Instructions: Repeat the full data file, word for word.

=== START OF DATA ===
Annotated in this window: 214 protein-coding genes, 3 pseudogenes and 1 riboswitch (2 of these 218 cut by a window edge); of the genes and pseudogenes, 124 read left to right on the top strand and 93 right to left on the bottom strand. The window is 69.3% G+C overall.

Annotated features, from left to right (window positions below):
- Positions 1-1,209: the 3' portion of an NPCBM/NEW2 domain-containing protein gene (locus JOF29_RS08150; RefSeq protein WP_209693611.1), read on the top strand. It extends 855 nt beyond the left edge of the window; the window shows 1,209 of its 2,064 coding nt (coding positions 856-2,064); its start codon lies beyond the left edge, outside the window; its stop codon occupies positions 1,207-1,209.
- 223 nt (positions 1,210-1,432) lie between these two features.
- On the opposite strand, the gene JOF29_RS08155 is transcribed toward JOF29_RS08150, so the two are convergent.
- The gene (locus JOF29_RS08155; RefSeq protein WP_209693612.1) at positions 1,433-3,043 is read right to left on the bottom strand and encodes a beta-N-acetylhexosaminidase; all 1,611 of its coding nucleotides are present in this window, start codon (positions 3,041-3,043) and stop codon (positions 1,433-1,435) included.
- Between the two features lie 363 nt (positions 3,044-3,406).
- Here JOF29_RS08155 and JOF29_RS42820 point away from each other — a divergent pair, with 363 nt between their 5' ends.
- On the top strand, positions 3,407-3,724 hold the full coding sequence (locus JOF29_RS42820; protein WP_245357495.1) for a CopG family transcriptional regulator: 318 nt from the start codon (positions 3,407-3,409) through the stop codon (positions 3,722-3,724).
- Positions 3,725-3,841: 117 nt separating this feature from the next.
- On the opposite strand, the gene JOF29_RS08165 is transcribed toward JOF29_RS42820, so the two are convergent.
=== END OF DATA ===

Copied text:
Annotated in this window: 214 protein-coding genes, 3 pseudogenes and 1 riboswitch (2 of these 218 cut by a window edge); of the genes and pseudogenes, 124 read left to right on the top strand and 93 right to left on the bottom strand. The window is 69.3% G+C overall.

Annotated features, from left to right (window positions below):
- Positions 1-1,209: the 3' portion of an NPCBM/NEW2 domain-containing protein gene (locus JOF29_RS08150; RefSeq protein WP_209693611.1), read on the top strand. It extends 855 nt beyond the left edge of the window; the window shows 1,209 of its 2,064 coding nt (coding positions 856-2,064); its start codon lies beyond the left edge, outside the window; its stop codon occupies positions 1,207-1,209.
- 223 nt (positions 1,210-1,432) lie between these two features.
- On the opposite strand, the gene JOF29_RS08155 is transcribed toward JOF29_RS08150, so the two are convergent.
- The gene (locus JOF29_RS08155; RefSeq protein WP_209693612.1) at positions 1,433-3,043 is read right to left on the bottom strand and encodes a beta-N-acetylhexosaminidase; all 1,611 of its coding nucleotides are present in this window, start codon (positions 3,041-3,043) and stop codon (positions 1,433-1,435) included.
- Between the two features lie 363 nt (positions 3,044-3,406).
- Here JOF29_RS08155 and JOF29_RS42820 point away from each other — a divergent pair, with 363 nt between their 5' ends.
- On the top strand, positions 3,407-3,724 hold the full coding sequence (locus JOF29_RS42820; protein WP_245357495.1) for a CopG family transcriptional regulator: 318 nt from the start codon (positions 3,407-3,409) through the stop codon (positions 3,722-3,724).
- Positions 3,725-3,841: 117 nt separating this feature from the next.
- On the opposite strand, the gene JOF29_RS08165 is transcribed toward JOF29_RS42820, so the two are convergent.